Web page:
I completely agree with you. By the end of the book it becomes more clear. It’s hard to say if this is intentional character development or purely writing improving over time. I will definitely keep reading the series to see if this improves, however.

  • LizScanlon February 11, 2018 at 9:34 am

    I haven’t read this book yet… I didn’t really plan to either until I recently read Danielle’s review for it and instantly changed my mind 🙂 And seeing that you quite enjoyed this one yourself, well, it will have to make it into my reading list this year! 🙂 Great review and great quotes- Lada sounds like a character I will like! 🙂

  • Chiara @ Books for a Delicate Eternity February 11, 2018 at 11:08 pm

    YAY, I’m so glad you liked this one, Jackie! It is definitely one of my favourite books. I still can’t believe I haven’t read the sequel though :O I think I get caught up in review copies too much and the books I want to read as soon as they come out are pushed down the TBR. Which is one of the reasons I am not requesting as many books this year! I want to get to all the titles I’ve been missing out on because of reviewer anxiety.

    I thought I wouldn’t much like the beginning part of the book because it was following the siblings’ life as children, but I think it was completely necessary to build up the rest of the storyline of the book.

    I’m incredibly interested to see how Lada’s character will change over the course of the book to become the person that inspired the stories of Dracula. I love her and I don’t really want to see her become someone that everyone fears and hates (maybe even herself?).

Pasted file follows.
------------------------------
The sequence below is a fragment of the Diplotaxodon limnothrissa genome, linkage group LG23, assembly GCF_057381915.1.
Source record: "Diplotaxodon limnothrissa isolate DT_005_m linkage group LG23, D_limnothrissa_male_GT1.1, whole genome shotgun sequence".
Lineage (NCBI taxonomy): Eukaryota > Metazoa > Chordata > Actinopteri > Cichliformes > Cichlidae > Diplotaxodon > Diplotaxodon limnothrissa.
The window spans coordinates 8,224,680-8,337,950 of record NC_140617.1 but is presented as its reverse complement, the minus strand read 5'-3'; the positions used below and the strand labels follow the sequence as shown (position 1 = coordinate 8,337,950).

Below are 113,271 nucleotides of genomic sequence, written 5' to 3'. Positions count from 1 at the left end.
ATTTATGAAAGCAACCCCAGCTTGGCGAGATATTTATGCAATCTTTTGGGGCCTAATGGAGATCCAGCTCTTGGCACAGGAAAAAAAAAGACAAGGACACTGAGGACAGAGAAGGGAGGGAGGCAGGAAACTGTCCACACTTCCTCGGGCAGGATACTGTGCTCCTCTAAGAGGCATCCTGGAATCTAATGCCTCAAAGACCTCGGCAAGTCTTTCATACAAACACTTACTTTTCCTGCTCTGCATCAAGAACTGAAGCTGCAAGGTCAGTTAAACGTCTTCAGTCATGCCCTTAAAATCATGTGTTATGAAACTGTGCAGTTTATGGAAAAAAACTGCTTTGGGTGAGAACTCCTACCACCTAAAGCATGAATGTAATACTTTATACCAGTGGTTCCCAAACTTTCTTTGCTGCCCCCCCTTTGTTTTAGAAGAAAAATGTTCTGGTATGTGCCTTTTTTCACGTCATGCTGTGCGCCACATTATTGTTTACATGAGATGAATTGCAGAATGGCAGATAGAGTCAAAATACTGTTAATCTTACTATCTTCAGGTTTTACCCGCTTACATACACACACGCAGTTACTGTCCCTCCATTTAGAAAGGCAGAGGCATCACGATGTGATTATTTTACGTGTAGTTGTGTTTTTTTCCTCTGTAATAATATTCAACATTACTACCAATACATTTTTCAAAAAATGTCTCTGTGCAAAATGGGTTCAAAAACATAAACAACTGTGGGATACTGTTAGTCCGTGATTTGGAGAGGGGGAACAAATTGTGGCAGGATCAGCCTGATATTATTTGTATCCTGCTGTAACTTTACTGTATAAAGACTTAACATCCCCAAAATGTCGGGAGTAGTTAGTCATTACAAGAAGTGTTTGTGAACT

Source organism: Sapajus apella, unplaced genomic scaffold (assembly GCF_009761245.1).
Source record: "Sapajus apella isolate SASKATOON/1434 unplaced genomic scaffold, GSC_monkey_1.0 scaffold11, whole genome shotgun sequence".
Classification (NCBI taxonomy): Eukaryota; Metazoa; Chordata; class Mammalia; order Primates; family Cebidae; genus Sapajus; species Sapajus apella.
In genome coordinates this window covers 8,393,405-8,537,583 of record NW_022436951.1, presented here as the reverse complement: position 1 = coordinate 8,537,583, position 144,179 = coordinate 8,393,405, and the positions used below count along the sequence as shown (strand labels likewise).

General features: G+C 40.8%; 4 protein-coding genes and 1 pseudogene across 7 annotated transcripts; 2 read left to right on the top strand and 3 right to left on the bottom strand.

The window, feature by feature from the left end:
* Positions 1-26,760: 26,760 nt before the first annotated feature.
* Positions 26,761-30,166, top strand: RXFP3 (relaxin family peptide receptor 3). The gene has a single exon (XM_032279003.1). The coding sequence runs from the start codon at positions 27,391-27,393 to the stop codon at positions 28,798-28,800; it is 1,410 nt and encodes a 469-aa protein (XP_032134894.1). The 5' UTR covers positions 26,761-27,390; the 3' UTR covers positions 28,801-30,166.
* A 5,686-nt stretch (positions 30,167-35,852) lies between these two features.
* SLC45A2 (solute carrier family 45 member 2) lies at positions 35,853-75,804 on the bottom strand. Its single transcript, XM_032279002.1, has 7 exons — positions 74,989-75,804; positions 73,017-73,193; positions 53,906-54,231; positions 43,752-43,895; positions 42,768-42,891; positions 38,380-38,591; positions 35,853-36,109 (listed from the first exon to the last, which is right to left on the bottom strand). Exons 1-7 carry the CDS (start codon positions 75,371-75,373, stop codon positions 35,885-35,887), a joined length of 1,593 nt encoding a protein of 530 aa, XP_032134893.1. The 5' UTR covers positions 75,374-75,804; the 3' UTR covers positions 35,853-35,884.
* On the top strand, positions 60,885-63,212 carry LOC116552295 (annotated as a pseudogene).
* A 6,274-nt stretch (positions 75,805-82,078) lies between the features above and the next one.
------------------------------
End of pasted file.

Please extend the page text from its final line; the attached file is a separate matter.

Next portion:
I hope we both like book two and three, Jackie! And lovely review ^.^

  • Amanda @Cover2CoverMom February 12, 2018 at 2:58 pm

    Oh man! I could definitely see where you would struggle with a narrator that doesn’t change their tone between perspectives. That would be super confusing and mess with reading flow once you realized the POV changed. I’m so happy that you enjoyed this one despite the rough start. I think White was brilliant in this retelling. I wasn’t super familiar with Vlad the Impaler, but after reading this I did some research and was even more impressed with how well White spun this tale. I also loved Lada & Radu’s complicated relationship. It felt very real to me. Growing up with 3 brothers myself, I can totally related to the love/hate type of relationship they shared. The second book is much more action-packed and holds even more political intrigue. I enjoyed the second book as much as the first!

  • Evelina @ AvalinahsBooks February 14, 2018 at 11:32 am

    Oh so that’s what this book is about 😀 I knew about the book, but I never bothered to read the blurb, lol 😀

  • Jamie @ The Last Page February 16, 2018 at 6:51 am

    I’m so glad that you enjoyed this novel, I absolutely agree with you that it’s a great character study that I was caught off guard by. I love Lada and Radu and how they are perfect opposites of each other. You’re right also that Now I Rise is more intense than the first, the characters personalities are more firmly established and the historical events covered were amazing. Radu’s character kind of takes the spotlight I felt like, as he has the most character development out of the two while the first book was little more about Lada.

    I struggled the first couple of chapters as well but after reading the whole novel I see how it was necessary for establishing the sibling’s relationships, but it did certainly feel slow. Ughhh, so good, it made my historian heart happy even despite the differences and I was honestly surprised by the book.

    • Jackie B February 16, 2018 at 4:00 pm

      I’m so glad to read your praises of And I Darken, Jamie! This makes me even more excitred for Now I Rise. I know quite a bit about this era of history we are about to enter. I’m super excited to see how Lada, Radu, and Mehmet’s activities are portrayed.

  • (Danielle) Books, Vertigo and Tea February 18, 2018 at 7:34 pm

    This was such a great review Jackie <3 I have just been waiting for your thoughts on this one and have to say that they seem pretty on par with my own. I was drawn the idea of a gender swap retelling Vlad! I also found the beginning to be a tad trying and slower paced, but it did not take long before the book sunk its teeth into me and now I am itching for the sequel!

Participate in the discussion!

%d bloggers like this: